This Article is From Oct 18, 2018

Resignation MJ Akbar's Idea, Won't Set Precedent, Say Government Sources

MJ Akbar's resignation came two days after he sued one of the 20 women for defamation, contending that the accusations were meant to malign his "goodwill, reputation and political standing".

Resignation MJ Akbar's Idea, Won't Set Precedent, Say Government Sources

MJ Akbar has said levelling accusations without evidence has become a "viral fever" among some sections.

New Delhi:

Union minister MJ Akbar's resignation on Wednesday, following accusations of sexual harassment by around 20 women, was his own decision and will not set a precedent, sources told NDTV. The lawmaker from Rajya Sabha, they said, will continue to be a part of the BJP.

Mr Akbar's resignation came two days after he sued one of the 20 women for defamation, contending that the accusations were meant to malign his "goodwill, reputation and political standing".

Announcing his resignation in a short statement, Mr Akbar said since he was seeking justice in a court in his personal capacity, "I deem it appropriate to step down from office and challenge false accusations levied against me, also in a personal capacity". A Delhi court will take up the case today.

On Sunday, as Mr Akbar returned from an official visit to Nigeria amid demands for his resignation, sources had ruled it out, saying it would "set a bad precedent", since the government had nothing to do with the allegations.

Since then, Prime Minister Narendra Modi's government has been come under harsh criticism from a section in the social media which maintained that it would have been appropriate for Mr Akbar to step down till his name was cleared.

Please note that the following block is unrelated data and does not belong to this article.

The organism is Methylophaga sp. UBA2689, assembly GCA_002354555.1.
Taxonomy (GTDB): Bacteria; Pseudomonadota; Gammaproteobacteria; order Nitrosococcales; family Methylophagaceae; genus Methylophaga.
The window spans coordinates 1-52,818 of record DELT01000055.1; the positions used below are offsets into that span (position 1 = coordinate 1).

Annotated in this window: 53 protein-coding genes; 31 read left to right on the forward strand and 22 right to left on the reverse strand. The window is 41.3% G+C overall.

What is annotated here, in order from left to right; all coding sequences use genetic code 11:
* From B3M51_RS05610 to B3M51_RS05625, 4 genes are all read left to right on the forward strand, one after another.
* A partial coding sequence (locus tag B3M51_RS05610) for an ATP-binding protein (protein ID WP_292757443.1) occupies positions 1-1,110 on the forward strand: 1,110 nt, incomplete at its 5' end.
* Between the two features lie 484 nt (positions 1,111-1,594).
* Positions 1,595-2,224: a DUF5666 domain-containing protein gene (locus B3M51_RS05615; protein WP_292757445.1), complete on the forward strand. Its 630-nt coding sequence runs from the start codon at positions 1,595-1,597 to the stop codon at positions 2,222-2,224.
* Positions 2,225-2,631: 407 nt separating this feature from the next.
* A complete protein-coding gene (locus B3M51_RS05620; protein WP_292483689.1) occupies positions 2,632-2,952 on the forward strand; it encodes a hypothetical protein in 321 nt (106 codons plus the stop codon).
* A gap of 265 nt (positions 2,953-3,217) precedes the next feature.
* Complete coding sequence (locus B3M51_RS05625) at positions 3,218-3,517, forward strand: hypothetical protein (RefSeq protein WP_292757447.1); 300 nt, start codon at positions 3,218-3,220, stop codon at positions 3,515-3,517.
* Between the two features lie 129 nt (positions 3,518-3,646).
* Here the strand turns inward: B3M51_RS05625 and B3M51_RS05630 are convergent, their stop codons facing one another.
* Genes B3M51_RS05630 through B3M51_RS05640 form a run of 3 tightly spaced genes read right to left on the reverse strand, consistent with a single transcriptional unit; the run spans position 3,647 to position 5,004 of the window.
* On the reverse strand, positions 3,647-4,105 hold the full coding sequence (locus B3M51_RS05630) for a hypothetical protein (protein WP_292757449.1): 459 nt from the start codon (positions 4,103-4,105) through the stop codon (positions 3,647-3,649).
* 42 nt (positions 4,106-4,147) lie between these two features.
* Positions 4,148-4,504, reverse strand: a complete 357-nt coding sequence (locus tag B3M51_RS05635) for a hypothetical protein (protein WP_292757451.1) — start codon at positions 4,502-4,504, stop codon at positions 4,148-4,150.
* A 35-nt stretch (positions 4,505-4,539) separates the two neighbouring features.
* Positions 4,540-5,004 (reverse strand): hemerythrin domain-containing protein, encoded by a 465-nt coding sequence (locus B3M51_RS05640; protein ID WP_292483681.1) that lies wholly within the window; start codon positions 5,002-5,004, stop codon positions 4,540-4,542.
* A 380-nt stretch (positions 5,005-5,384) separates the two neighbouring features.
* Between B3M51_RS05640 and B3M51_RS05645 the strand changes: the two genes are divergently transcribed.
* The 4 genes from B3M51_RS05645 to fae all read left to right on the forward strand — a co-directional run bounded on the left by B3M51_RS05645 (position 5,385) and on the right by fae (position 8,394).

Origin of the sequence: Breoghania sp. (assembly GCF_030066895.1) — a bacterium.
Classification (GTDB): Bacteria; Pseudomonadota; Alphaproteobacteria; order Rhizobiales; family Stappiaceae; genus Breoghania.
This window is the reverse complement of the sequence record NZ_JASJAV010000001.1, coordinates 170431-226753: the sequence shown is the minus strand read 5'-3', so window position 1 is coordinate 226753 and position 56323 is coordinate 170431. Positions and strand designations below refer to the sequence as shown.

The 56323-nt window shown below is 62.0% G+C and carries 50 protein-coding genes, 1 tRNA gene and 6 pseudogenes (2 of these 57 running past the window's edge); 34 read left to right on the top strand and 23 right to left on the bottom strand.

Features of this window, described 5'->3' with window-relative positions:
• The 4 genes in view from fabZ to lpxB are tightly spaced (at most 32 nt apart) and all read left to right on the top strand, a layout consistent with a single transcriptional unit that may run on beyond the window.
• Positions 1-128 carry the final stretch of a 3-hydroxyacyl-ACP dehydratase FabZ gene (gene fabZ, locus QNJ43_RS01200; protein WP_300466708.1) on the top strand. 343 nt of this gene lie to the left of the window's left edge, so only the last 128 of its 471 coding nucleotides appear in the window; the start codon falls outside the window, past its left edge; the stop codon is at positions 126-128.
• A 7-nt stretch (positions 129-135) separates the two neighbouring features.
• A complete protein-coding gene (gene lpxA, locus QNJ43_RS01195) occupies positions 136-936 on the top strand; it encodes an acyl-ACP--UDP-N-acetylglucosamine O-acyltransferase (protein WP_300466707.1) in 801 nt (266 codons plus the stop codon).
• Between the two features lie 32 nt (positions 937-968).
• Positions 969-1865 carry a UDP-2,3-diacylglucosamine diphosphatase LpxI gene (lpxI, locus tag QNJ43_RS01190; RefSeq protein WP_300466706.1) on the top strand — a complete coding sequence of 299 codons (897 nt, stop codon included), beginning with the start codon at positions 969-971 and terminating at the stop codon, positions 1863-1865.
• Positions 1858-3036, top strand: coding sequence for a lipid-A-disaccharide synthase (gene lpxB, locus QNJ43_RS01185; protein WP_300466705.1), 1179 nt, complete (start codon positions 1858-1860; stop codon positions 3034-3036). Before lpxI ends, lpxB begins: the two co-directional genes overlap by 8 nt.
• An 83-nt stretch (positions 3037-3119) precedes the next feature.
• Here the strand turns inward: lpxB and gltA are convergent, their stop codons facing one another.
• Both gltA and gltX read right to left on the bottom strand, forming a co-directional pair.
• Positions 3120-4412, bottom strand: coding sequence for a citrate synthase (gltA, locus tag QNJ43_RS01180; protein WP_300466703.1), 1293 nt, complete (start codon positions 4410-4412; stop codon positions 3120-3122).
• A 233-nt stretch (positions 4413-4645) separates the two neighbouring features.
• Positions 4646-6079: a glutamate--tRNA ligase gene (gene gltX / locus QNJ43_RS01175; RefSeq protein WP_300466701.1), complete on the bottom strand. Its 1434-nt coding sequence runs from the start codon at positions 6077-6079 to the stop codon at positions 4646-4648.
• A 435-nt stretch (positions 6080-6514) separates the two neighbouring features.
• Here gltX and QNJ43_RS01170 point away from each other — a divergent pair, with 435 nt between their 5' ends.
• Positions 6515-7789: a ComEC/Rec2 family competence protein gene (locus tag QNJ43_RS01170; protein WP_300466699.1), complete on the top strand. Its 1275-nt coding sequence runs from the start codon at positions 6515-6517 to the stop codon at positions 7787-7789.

A group of women journalists have written to the Prime Minister and President Ram Nath Kovind, seeking action against Mr Akbar. Pursuing a case in court while continuing as a minister, they pointed out, will be "highly unethical and improper and will cast a cloud over any investigation into his alleged misdeeds".

A couple of PM Modi's ministers - Maneka Gandhi and Ramdas Athawale - have also said the accusations against Mr Akbar should be investigated.

Journalist Priya Ramani was the first woman to call out Mr Akbar after the MeToo movement - triggered by the Harvey Weinstein scandal in the US - gained traction in the country after former actor Tanushree Dutta's allegations of sexual harassment against actor Nana Patekar.

Mr Akbar has trashed the allegations, saying levelling accusations without evidence has become a "viral fever" among some sections.

Ms Ramani said she was ready to fight the defamation complaint and "truth and absolute truth" was her "only defence".

A group of 20 women journalists who had earlier worked with Mr Akbar have supported Ms Ramani. Urging the court to hear their testimonies, they said several of them have suffered sexual harassment from Mr Akbar in his days as an editor and others have been a witness to it.